High origination costs and expensive terminal fees are pushing Russian wheat sellers looking to originate and sell now to offer at or below cost, market sources said.
To originate wheat to port for prompt dates for 12.5% protein wheat is at least $210/mt, while terminal costs can be secured at $16-$17/mt for the most vertically integrated traders, rising up to $20-$22/mt for those with lower supply chain integration.
For many sellers, selling at cost on a FOB basis for April or May-loading is roughly $235/mt; offers have been consistently below $230/mt for months now.
S&P Global Platts last assessed FOB Handysize Russian 12.5% protein wheat above $230/mt on February 28 at $230.50/mt.
Wheat was last assessed at around $235/mt on February 25 at $235.50/mt as wheat plummeted from its 4.5 year high at $247.50/mt set on February 6 on easing supply concerns across various origins.
But with the new crop approaching and forecasts suggesting that production levels could be higher than this marketing year’s number of 71.69 million mt, according to the USDA, sellers with exportable surplus available are beginning to discount.
August-loading offers are around $195/mt, $29/mt below Platts’ current assessment of $224/mt Monday.
And with many buyers well covered for the moment and able to wait until new crop delivery, the likelihood of old crop sales falls each day.
One source touted that 12.5% FOB Russian wheat prices could be $200/mt by mid to late May.
One reason for prompt FOB offers being below the cost of replacement is down to EU and US origins being far more competitive over the last months pushing any Russian wheat sellers to be more aggressive in their offerings.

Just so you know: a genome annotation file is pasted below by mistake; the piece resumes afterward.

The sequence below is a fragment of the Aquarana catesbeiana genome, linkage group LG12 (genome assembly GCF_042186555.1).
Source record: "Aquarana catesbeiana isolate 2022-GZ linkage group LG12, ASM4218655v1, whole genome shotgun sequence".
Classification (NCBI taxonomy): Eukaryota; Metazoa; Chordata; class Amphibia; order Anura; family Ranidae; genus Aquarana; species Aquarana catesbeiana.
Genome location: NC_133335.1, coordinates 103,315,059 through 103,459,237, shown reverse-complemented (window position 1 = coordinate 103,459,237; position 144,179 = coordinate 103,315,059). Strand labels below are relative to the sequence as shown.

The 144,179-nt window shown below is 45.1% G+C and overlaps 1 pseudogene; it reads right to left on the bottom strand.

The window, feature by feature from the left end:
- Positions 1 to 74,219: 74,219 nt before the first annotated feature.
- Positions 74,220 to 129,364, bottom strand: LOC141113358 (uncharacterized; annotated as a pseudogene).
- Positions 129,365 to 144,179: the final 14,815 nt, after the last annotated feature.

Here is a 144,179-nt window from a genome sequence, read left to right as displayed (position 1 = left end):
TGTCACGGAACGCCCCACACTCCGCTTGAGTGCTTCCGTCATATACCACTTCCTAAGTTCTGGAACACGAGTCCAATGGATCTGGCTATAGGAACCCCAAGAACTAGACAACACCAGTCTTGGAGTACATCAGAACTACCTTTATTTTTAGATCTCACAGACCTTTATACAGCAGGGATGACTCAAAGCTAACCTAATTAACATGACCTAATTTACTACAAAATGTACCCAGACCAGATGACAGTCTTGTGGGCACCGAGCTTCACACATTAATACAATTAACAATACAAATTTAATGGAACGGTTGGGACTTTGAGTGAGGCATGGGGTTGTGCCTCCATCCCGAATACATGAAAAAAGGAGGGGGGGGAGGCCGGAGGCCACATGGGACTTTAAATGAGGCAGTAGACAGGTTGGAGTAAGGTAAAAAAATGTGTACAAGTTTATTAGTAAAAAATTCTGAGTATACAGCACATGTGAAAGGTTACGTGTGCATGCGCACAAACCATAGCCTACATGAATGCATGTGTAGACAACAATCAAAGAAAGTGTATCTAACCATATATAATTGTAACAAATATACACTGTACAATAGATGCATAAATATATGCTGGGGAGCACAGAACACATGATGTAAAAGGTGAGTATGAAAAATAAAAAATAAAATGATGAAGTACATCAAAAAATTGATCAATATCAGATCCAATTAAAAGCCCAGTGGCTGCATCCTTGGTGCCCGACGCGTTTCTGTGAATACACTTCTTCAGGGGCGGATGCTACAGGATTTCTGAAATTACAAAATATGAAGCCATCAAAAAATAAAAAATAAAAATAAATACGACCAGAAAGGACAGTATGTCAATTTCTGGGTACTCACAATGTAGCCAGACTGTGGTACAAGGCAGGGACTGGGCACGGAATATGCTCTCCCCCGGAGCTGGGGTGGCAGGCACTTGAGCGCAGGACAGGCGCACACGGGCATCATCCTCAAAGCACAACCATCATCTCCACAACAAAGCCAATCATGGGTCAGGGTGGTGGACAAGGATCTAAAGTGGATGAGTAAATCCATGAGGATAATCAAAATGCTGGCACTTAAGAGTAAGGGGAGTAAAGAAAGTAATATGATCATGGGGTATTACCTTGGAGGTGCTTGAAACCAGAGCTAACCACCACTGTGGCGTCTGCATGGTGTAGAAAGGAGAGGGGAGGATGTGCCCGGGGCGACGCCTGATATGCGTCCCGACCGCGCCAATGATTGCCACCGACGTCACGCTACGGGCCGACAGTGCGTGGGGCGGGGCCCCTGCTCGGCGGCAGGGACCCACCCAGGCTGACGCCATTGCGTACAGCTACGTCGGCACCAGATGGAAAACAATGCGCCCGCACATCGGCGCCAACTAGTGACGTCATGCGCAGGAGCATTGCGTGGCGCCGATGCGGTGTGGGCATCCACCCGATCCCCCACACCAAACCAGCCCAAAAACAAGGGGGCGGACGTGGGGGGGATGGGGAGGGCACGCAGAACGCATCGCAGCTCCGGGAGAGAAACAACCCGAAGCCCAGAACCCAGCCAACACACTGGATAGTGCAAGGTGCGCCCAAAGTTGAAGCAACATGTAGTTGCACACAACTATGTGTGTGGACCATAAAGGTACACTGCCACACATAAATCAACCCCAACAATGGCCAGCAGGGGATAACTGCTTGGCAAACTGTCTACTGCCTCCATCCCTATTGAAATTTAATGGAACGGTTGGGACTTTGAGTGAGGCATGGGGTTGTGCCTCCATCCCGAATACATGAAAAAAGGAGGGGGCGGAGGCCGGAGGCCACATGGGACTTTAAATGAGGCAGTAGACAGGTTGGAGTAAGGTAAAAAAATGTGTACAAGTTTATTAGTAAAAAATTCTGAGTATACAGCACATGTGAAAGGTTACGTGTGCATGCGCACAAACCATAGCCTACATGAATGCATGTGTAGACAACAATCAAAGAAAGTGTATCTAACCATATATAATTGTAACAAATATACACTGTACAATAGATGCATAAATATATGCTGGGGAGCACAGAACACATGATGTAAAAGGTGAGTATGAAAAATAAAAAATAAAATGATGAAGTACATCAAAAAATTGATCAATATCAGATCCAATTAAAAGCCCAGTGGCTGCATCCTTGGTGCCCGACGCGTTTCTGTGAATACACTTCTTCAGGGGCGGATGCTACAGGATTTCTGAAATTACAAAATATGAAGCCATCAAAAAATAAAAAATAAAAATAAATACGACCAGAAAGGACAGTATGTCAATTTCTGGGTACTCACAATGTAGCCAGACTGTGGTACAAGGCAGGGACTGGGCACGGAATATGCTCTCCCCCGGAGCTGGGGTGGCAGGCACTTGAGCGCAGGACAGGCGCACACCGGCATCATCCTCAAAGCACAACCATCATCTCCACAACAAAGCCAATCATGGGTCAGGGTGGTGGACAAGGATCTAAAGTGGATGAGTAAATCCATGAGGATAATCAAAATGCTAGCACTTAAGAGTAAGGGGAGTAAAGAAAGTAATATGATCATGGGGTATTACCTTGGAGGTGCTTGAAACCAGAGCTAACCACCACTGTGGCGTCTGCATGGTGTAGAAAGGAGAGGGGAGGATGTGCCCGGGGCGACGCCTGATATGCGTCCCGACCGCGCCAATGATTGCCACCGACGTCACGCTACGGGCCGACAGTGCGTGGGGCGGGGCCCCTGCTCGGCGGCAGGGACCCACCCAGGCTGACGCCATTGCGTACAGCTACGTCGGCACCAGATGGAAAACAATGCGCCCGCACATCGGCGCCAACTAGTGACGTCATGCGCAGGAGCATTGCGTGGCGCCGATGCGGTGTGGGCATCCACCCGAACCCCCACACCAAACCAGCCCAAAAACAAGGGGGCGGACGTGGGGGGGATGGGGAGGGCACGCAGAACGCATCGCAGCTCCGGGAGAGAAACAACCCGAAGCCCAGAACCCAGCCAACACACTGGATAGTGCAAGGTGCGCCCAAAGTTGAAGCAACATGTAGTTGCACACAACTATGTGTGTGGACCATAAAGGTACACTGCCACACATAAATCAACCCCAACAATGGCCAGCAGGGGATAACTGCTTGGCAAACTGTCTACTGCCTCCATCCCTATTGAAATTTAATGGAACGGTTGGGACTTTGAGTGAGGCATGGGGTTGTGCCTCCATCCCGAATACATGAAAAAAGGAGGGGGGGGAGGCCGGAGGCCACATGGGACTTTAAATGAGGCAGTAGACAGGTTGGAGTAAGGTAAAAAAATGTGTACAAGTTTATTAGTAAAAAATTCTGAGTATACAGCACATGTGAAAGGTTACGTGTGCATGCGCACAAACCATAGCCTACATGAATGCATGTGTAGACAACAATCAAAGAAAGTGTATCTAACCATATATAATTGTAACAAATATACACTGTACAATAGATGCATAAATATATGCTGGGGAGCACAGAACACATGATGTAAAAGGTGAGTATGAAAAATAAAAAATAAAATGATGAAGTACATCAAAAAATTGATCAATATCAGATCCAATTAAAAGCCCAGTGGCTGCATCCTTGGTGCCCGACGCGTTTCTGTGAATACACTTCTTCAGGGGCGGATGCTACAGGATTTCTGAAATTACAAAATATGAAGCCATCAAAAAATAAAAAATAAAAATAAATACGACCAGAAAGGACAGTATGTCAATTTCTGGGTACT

A large supply pool in the EU and US due to a slow export pace earlier on the marketing year starting July 1, 2018, meant EU and US sellers could offer up to $10 lower than Russian sellers for large periods in 2019.
But the reason for origination costs being so high now is down to extremely tight supply in Russia.
Stocks in the southern regions such as Rostov are completely exhausted; the little availability that there is must come from more remote regions such as Siberia, which include additional transport costs and a delivery time lag of 20 to 30 days to arrive at port.
With FOB prices at record highs during the marketing year, some sellers in the South “oversold and are left with no carry out stocks,” a source said.
The large selling has been in part to satisfy firm demand from the Middle East, North Africa and South East Asia but also the local Russian market, which is estimated at 40.5 million mt according to the USDA.
During this marketing year, Russian local prices reached their highest ever, according to sources.
Current Russian wheat exports are now at 32.4 million mt from July 1 to April 10, according to the Russian Federal Service for Veterinary and Phytosanitary Supervision, Rosselkhoznador, a similar pace compared with this time last year.
The USDA forecasts 37 million mt of Russian wheat exports by June 30. Russia exported 41.42 million mt in 2018/19, a global wheat exporting record for a marketing year.
Source: S&P Global Platts